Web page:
Shareholders also have the right to attend and vote at the annual general body meeting. Every company registered in India should comply with the provisions of the Companies Act 2013. It is mandatory for every Indian company to hold an annual general meeting once in every year. The meeting can be held anywhere at the head office of the company or any other place as given by the company. At the meeting, there are various mandatory agendas which are to be discussed. These include the adoption of financial statements, appointment or ratification of directors and auditors etc.
When a resolution is brought by members of a company then according to companies act 2013 it can be passed only by the means of voting by the shareholders. Companies Act 2013 recognizes following types of voting:
- Voting by the showing of hands – Every member present in the meeting has one vote. So, in this type of voting shareholders vote just by showing of hands.
- Voting done by polling – In this type of voting the chairman or the shareholders’ demand for a poll. However, in case of differential rights as to voting, a particular class of equity shares may also have weighted voting rights.
- Voting done by electronic means– every company who has more than 1000 shareholders has to put up a facility of voting through online means. Every member should be provided with the means of voting of online.
- Voting by means of postal ballot– any resolution in the meeting can also be passed by means of a postal ballot.
A shareholder also has a right to appoint proxy on his behalf when he is unable to attend the meeting. Though the proxy is not allowed to be included in the quorum of the meeting in case of voting, it is allowed by following a procedure mentioned in the Companies Act 2013.
Right to call for general meetings
Shareholders have the right to call a general meeting. They have a right to direct the director of a company to can all extraordinary general meeting. They also can approach the Company Law Board for the conduction of general body meeting, if it is not done according to the statutory requirements.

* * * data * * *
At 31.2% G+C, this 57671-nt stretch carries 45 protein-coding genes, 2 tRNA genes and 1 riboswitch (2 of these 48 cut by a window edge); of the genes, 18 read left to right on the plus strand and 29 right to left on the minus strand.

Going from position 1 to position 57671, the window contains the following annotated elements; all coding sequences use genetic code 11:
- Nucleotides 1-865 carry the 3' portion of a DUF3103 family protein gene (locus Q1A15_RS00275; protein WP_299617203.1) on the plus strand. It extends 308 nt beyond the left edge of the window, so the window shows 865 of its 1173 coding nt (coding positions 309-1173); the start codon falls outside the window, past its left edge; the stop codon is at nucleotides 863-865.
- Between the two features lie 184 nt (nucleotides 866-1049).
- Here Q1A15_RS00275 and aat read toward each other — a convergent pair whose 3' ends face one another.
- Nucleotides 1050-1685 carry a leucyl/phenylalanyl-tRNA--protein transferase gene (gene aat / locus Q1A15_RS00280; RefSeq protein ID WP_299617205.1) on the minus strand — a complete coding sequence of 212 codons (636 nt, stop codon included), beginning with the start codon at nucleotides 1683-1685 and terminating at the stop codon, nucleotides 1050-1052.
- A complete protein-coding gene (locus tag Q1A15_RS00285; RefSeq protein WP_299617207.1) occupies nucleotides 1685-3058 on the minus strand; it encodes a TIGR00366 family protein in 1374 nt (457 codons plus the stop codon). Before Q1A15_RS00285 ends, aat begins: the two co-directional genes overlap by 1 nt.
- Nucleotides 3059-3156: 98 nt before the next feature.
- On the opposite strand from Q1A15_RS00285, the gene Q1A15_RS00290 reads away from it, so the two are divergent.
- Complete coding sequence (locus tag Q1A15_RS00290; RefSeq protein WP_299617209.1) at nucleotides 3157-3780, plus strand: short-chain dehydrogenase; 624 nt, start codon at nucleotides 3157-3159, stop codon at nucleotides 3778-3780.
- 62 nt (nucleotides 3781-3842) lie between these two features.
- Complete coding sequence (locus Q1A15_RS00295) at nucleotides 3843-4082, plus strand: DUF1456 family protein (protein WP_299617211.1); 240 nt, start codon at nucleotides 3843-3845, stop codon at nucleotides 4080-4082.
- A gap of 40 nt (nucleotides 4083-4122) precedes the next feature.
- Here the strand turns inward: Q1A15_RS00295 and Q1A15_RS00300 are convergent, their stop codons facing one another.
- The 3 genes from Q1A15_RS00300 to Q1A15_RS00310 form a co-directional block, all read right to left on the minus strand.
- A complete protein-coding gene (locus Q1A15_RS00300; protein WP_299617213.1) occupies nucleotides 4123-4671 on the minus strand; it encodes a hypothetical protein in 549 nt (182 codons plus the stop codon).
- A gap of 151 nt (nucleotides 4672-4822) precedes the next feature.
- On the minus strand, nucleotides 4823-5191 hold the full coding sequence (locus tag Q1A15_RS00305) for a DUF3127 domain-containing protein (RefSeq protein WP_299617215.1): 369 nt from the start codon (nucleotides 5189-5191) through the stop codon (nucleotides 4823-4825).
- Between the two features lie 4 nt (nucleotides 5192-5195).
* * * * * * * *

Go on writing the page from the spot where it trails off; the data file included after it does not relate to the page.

Right to inspect registers and books
As shareholders are the main stakeholders in a company, they have the right to inspect the accounts register and also the books of the firm and can ask questions about the same if they feel so.
Right to get copies of financial statements
Shareholders have the right to get copies of financial statements. It is the duty of the company to send the financial statements of the company to all its shareholders either in a quarterly or annual statement.
Winding up of the company
Before the company is wound up the company has to inform all the shareholders about the same and also all the credit has to be given to all the shareholders.
Other Shareholders’ Rights
- When the sale of any material of any company is done then the shareholders should get the amount which they are entitled to receive;
- When a company is converted into another company then it requires prior approval of shareholders. Also, all the appointment has to be done according to all the procedures and also auditors and directors have to be done;
- Right to approach the court in case of insolvency.
There are also responsibilities and duties of shareholders which they should perform. Besides several rights which they have, there exists several duties. They are:
- Shareholders should participate in the general body meetings so that they can see and also can advise on the matters which they feel is not going good.
- Shareholders should consult on the matters of finance and other topics.
- Shareholders should be in touch with other members of the company so that they can see the work progress of the company.
Shareholders thereby play an important role in the functioning of a company. They have various rights which include the appointment of the company’s director, auditor etc., to voting rights and having a say when the company goes insolvent. With every right, comes a corresponding responsibility which the shareholder must carry out diligently.